Yet, Ethernet PONs carry their own limitations. Ethernet doesn't yet provide built-in quality of service (QoS) to ensure the delivery of toll-quality voice and high-resolution video. MPLS, differentiated services, and other mechanisms can be layered on top of Ethernet to provide these services, but only with higher cost and complexity. There also is no operations, administration, maintenance, and provisioning (OAM&P) functionality in Ethernet, which limits the performance monitoring that a carrier can provide in the network.

Flexlight has instead developed what it calls Multiprotocol PON (MPL-PON). MPL-PON uses a proprietary algorithm that enables any two ends to a protocol-pipe to be connected together over a public network in their native formats. No complex conversions are required for circuit-switched voice or Ethernet data. MPL-PON, like APON or EPON, is built along a synchronous network where a certain number of time slots are allocated and reallocated to each type of data according to the defined service-level agreement. Through dynamic bandwidth allocation, time slots can be reallocated on the fly. OAM&P functionality is built into the protocol.

Over the long term, prospects for the Israeli optical industry are as rosy as anywhere. A recent change in Israeli tax law should free U.S. investors from being doubly taxed on Israeli investment. Over the long term the tax change should help increase foreign investment.

What that investment will go toward is the question for many. One forward thinker is Zohar Zissapel. The chairman of RAD Data Communications, a producer of edge telecom and datacom equipment, Zissapel also is the co-owner of the successful RAD Group (split with his brother, Yehuda Zissapel). The group doesn't have a specific play in the optical space. The nearest foray, RADOp-a venture that was supposed to yield a collaboration between RAD and academic research-never really took off.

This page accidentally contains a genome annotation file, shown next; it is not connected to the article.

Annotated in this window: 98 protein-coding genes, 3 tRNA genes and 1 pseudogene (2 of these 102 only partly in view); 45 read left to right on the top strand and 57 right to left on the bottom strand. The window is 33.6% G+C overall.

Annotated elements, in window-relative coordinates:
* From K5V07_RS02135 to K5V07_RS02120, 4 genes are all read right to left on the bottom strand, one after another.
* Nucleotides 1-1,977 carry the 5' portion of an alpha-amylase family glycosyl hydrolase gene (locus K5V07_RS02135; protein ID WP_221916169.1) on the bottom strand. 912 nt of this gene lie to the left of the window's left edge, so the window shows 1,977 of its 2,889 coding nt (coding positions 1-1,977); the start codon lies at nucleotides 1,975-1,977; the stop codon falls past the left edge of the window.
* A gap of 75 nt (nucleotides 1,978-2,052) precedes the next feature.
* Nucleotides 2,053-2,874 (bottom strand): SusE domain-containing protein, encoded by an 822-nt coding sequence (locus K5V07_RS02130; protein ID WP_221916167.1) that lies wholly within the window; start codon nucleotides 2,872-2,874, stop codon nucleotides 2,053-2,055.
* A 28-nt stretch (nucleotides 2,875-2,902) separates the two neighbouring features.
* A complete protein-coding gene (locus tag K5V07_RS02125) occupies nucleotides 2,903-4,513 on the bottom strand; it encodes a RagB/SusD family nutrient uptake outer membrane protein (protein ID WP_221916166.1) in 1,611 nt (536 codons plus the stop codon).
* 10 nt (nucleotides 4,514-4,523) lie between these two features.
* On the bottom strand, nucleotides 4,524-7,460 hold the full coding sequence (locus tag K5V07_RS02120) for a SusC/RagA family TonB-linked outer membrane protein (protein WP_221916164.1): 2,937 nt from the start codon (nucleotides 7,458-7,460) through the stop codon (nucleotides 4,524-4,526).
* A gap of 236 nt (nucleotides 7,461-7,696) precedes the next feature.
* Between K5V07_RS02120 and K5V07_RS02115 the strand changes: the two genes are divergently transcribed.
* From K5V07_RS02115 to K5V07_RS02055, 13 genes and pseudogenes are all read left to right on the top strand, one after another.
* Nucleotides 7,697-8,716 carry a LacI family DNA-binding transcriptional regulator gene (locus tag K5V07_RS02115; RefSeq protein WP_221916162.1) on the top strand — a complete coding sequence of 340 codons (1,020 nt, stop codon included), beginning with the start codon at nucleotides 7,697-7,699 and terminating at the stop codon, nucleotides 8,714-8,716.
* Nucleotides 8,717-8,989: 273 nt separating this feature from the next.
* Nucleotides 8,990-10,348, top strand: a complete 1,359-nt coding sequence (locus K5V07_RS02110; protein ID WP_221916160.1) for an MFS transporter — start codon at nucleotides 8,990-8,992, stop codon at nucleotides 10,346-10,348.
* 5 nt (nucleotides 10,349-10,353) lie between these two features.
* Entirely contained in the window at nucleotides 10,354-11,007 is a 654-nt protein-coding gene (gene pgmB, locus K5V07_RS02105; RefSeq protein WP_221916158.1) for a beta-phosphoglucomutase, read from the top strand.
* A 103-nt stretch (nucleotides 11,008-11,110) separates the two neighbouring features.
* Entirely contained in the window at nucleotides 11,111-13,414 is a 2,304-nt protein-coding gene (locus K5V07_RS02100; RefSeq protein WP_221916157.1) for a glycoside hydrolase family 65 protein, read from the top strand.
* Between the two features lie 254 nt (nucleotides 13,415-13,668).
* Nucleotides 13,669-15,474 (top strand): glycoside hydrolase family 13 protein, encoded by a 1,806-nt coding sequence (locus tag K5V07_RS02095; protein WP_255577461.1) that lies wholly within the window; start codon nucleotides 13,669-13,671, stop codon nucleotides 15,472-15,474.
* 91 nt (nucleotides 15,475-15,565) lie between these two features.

Yet, Zissapel's influence within the industry here and his ability to have produced arguably more Israeli startups than any other entrepreneur in Israel give him a unique view on the market. And his biggest worry right now? There aren't enough startups.

"We had too many startups two to three years ago," he says. Now, those startups are all "teenagers with all of the problems of teenagers" chasing after a market that has disappeared and consequently looking to raise money, lots of money, at a time when getting capital isn't easy.

Today, however, he says very few entrepreneurs are brave enough to open a company. In three to four years, "we'll have middle-aged companies but no up-and-coming stars."

And if past record is any indication of the future, many of the companies will look to cash out early, a problem that Tzvi Marom, president and CEO of BATM, a manufacturer of optical switches, laments. "We have not been able to build an optical industry here as much as we've built a collection of individual companies," says Marom, "Behind someone who sells products from Japan, for example, are zillions of companies supporting them." In Israel, Marom says that entrepreneurs have become so infatuated with the fast exit that there is no opportunity to craft those kinds of larger companies.

Instead, Israel has become a sort of startup production line, generating high-tech startups that are subsequently acquired by the Nortels, Ciscos, and Lucents of the world. Then again that may not be such a bad position after all.

David Greenfield is the international technology editor for Network Magazine, where he tracks optical technologies, and is the author of The Essential Guide to Optical Networking, published by Prentice Hall. He's currently based in Jerusalem and can be reached at [email protected]. The author wishes to thank several people who helped provide background and insight into the Israeli optical industry, including Yossi Boker of Red-C Optical Networking, Aaron Mankovski of Pitango Venture Capital, Erel Margalit of Jerusalem Venture Partners, and Yaki Luzon of PacketLight Networks.